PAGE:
I think it’s a given: When you’re out in a public place with a radio and a 20-foot antenna pole, you’re bound to attract attention. In 26 years of portable operating, I’ve gotten more than my share of curious looks from passersby. At first, I was a little self-conscious, but now I don’t mind people wondering what this crazy old guy is up to.
For the most part, people will give my outdoor radio set-up a puzzled look and move on. Once in a while, a courageous spectator will approach me and ask what I’m doing.
There have been times when it’s a law enforcement officer who stops by. One park ranger in Delaware said she was responding to a call about “suspicious activity.” My antenna once attracted a police officer in Havre de Grace, Maryland. We wound up chatting for a bit, and he wished me luck as he drove off.
Recently, at a local park, a fisherman yelled over to me, “Hey, ham radio guy! How are they biting?” I’m guessing we had talked at some point in the past. I replied, “Pretty good. How are they biting for you?”
One of my favorite encounters happened during last year’s Skeeter Hunt contest. A fellow who walked up to ask about my antenna turned out to be one of my earliest childhood friends. We hadn’t seen each other in decades, so I’m glad his curiosity got the better of him.
Whatever the circumstances, I found it useful to give a 30-second elevator speech about ham radio. In business, an elevator speech is a short, easy to understand pitch—one that can be delivered during a short elevator ride. I keep it simple and non-technical. Often, if it suffices to tell them: “It’s ham radio.”
I try to be mindful of my environment. If I’m out in the woods by myself somewhere, my equipment is not likely to get in the way of other people. When I’m in a public place, however, I follow a few basic principles:
- Stay Legal. Make sure you’re following all applicable rules for your location and, by all means, don’t trespass. If approached by authorities, be courteous and launch into your ham radio elevator speech.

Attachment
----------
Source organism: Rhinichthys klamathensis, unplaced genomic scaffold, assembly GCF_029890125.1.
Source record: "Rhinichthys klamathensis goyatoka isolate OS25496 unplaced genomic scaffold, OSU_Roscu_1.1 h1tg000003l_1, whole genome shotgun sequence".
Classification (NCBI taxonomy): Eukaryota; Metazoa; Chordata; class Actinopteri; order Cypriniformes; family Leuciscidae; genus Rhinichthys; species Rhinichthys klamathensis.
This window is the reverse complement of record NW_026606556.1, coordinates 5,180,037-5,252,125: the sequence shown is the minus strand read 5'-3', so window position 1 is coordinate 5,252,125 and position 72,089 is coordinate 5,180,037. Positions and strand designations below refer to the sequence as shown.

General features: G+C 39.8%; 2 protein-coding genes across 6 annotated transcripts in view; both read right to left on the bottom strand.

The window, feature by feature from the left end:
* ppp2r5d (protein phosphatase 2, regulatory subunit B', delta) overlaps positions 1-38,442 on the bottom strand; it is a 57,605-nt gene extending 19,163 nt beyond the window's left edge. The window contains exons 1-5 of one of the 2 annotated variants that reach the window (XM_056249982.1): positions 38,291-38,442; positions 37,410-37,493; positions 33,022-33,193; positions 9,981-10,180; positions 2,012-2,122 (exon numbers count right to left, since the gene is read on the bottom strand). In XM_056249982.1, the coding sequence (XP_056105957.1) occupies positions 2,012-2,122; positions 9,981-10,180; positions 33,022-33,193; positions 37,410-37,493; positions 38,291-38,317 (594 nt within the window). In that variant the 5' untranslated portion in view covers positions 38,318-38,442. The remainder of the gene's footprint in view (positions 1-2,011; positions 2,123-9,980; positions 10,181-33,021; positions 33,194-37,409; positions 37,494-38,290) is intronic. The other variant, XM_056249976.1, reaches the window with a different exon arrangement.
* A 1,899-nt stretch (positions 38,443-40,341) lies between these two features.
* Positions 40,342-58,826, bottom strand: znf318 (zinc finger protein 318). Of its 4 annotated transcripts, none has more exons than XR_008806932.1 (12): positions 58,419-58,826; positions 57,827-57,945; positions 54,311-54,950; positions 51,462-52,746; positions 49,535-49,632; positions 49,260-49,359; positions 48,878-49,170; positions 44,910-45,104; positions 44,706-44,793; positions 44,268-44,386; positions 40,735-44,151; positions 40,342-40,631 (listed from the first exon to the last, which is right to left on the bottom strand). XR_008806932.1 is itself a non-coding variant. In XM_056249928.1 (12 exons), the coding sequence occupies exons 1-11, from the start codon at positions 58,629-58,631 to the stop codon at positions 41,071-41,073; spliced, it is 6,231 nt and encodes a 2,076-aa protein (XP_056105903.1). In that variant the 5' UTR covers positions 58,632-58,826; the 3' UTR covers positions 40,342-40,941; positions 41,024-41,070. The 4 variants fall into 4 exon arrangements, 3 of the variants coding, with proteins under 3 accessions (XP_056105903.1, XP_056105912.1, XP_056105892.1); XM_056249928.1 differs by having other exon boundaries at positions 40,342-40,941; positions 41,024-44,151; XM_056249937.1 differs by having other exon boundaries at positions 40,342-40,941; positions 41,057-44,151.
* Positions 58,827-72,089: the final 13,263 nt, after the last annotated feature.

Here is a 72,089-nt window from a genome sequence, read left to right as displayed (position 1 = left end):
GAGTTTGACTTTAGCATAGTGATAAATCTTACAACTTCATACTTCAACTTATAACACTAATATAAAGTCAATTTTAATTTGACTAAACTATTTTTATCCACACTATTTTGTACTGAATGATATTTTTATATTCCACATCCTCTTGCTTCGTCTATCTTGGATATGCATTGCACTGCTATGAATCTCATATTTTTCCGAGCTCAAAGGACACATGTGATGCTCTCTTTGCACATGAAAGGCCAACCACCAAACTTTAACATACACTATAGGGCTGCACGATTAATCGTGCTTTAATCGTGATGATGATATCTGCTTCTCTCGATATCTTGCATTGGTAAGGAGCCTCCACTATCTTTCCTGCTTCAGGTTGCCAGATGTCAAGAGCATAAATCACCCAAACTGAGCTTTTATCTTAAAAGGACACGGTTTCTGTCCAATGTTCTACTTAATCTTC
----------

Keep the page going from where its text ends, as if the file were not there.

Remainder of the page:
- Stay Self-Contained. When I’m in a public place, I like to keep my equipment set-ups as compact as I can. Some parks have issues with putting wires in trees, so I’ll go with a self-supported antenna, like a vertical or small loop. That’s OK; it’s less time I have to spend cursing at trees when my throws miss the mark.
- Don’t Become a Hazard to Others. This goes hand-in-hand with staying self-contained. I like to make sure my equipment isn’t a hazard to other people in the area, so I try to find a location away from others. I also make sure coax or counterpoise wires aren’t a trip hazard and that there’s no risk of my antenna falling on anyone.
- Leave No Trace – Make sure you leave the place as good as, if not better than, you found it. This is a good practice regardless of your location.
Some encounters with the public have resulted in interesting discussions. Here’s a small sampling of questions and comments I’ve heard over the years:
- “Is that a fishing pole? Catch anything?”
- “How far can you get out with that thing?”
- “Is ham radio still a thing?”
- “Cool! My uncle (or some other relative) used to be into ham radio.”
- “Are you communicating with the Mother Ship?” (I have also heard Martians and other extraterrestrial references)
- “Can you talk to truckers with that?”
- “Morse Code? Is that still around?”
- “How many channels can you pick up with that thing?” (Assuming, my antenna is for TV, I suppose.)
- “What exactly are you broadcasting?”
So, when you’re out and about, don’t be afraid of the attention you might be drawing; welcome it. You never know; you might be inspiring a future ham.
73, Craig WB3GCK